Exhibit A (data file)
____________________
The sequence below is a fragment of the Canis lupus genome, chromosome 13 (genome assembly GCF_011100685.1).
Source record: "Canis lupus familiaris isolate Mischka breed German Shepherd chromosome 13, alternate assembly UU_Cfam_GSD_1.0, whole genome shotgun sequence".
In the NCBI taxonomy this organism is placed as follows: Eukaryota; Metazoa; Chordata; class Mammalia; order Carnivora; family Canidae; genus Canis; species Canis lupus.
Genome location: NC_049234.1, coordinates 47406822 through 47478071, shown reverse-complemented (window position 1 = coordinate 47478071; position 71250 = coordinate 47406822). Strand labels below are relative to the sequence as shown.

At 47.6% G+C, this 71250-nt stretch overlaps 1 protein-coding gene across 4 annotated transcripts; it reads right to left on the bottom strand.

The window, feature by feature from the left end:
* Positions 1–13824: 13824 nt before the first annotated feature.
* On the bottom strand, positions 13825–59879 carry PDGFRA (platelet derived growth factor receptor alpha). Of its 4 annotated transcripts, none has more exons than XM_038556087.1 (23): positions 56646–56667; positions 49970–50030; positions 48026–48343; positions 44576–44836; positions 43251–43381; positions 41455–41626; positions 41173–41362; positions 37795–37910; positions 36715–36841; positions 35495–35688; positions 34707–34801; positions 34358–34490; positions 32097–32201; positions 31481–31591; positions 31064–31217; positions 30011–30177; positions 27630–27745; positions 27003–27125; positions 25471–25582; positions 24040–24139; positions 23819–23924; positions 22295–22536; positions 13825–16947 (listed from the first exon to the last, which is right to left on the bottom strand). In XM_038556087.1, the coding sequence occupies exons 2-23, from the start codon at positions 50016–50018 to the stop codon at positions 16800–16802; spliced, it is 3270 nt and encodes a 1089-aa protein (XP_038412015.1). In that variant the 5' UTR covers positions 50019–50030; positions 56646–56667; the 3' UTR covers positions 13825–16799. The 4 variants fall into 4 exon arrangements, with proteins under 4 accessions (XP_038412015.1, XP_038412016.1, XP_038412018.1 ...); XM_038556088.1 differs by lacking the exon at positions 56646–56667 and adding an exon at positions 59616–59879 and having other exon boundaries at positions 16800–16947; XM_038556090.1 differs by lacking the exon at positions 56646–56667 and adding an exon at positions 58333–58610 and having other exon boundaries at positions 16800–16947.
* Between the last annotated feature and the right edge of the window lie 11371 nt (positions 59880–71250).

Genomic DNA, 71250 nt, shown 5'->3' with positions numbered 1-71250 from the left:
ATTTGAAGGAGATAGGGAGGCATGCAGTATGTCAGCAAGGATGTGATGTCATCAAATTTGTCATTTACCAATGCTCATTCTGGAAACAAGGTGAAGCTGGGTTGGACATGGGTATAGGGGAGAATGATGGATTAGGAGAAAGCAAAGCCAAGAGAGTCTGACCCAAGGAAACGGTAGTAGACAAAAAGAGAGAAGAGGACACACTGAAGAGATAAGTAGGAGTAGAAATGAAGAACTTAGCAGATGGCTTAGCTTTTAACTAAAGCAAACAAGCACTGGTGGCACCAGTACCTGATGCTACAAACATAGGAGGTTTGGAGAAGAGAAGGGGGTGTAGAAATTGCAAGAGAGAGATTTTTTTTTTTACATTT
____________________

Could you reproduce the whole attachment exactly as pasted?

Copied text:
The sequence below is a fragment of the Canis lupus genome, chromosome 13 (genome assembly GCF_011100685.1).
Source record: "Canis lupus familiaris isolate Mischka breed German Shepherd chromosome 13, alternate assembly UU_Cfam_GSD_1.0, whole genome shotgun sequence".
In the NCBI taxonomy this organism is placed as follows: Eukaryota; Metazoa; Chordata; class Mammalia; order Carnivora; family Canidae; genus Canis; species Canis lupus.
Genome location: NC_049234.1, coordinates 47406822 through 47478071, shown reverse-complemented (window position 1 = coordinate 47478071; position 71250 = coordinate 47406822). Strand labels below are relative to the sequence as shown.

At 47.6% G+C, this 71250-nt stretch overlaps 1 protein-coding gene across 4 annotated transcripts; it reads right to left on the bottom strand.

The window, feature by feature from the left end:
* Positions 1–13824: 13824 nt before the first annotated feature.
* On the bottom strand, positions 13825–59879 carry PDGFRA (platelet derived growth factor receptor alpha). Of its 4 annotated transcripts, none has more exons than XM_038556087.1 (23): positions 56646–56667; positions 49970–50030; positions 48026–48343; positions 44576–44836; positions 43251–43381; positions 41455–41626; positions 41173–41362; positions 37795–37910; positions 36715–36841; positions 35495–35688; positions 34707–34801; positions 34358–34490; positions 32097–32201; positions 31481–31591; positions 31064–31217; positions 30011–30177; positions 27630–27745; positions 27003–27125; positions 25471–25582; positions 24040–24139; positions 23819–23924; positions 22295–22536; positions 13825–16947 (listed from the first exon to the last, which is right to left on the bottom strand). In XM_038556087.1, the coding sequence occupies exons 2-23, from the start codon at positions 50016–50018 to the stop codon at positions 16800–16802; spliced, it is 3270 nt and encodes a 1089-aa protein (XP_038412015.1). In that variant the 5' UTR covers positions 50019–50030; positions 56646–56667; the 3' UTR covers positions 13825–16799. The 4 variants fall into 4 exon arrangements, with proteins under 4 accessions (XP_038412015.1, XP_038412016.1, XP_038412018.1 ...); XM_038556088.1 differs by lacking the exon at positions 56646–56667 and adding an exon at positions 59616–59879 and having other exon boundaries at positions 16800–16947; XM_038556090.1 differs by lacking the exon at positions 56646–56667 and adding an exon at positions 58333–58610 and having other exon boundaries at positions 16800–16947.
* Between the last annotated feature and the right edge of the window lie 11371 nt (positions 59880–71250).

Genomic DNA, 71250 nt, shown 5'->3' with positions numbered 1-71250 from the left:
ATTTGAAGGAGATAGGGAGGCATGCAGTATGTCAGCAAGGATGTGATGTCATCAAATTTGTCATTTACCAATGCTCATTCTGGAAACAAGGTGAAGCTGGGTTGGACATGGGTATAGGGGAGAATGATGGATTAGGAGAAAGCAAAGCCAAGAGAGTCTGACCCAAGGAAACGGTAGTAGACAAAAAGAGAGAAGAGGACACACTGAAGAGATAAGTAGGAGTAGAAATGAAGAACTTAGCAGATGGCTTAGCTTTTAACTAAAGCAAACAAGCACTGGTGGCACCAGTACCTGATGCTACAAACATAGGAGGTTTGGAGAAGAGAAGGGGGTGTAGAAATTGCAAGAGAGAGATTTTTTTTTTTACATTT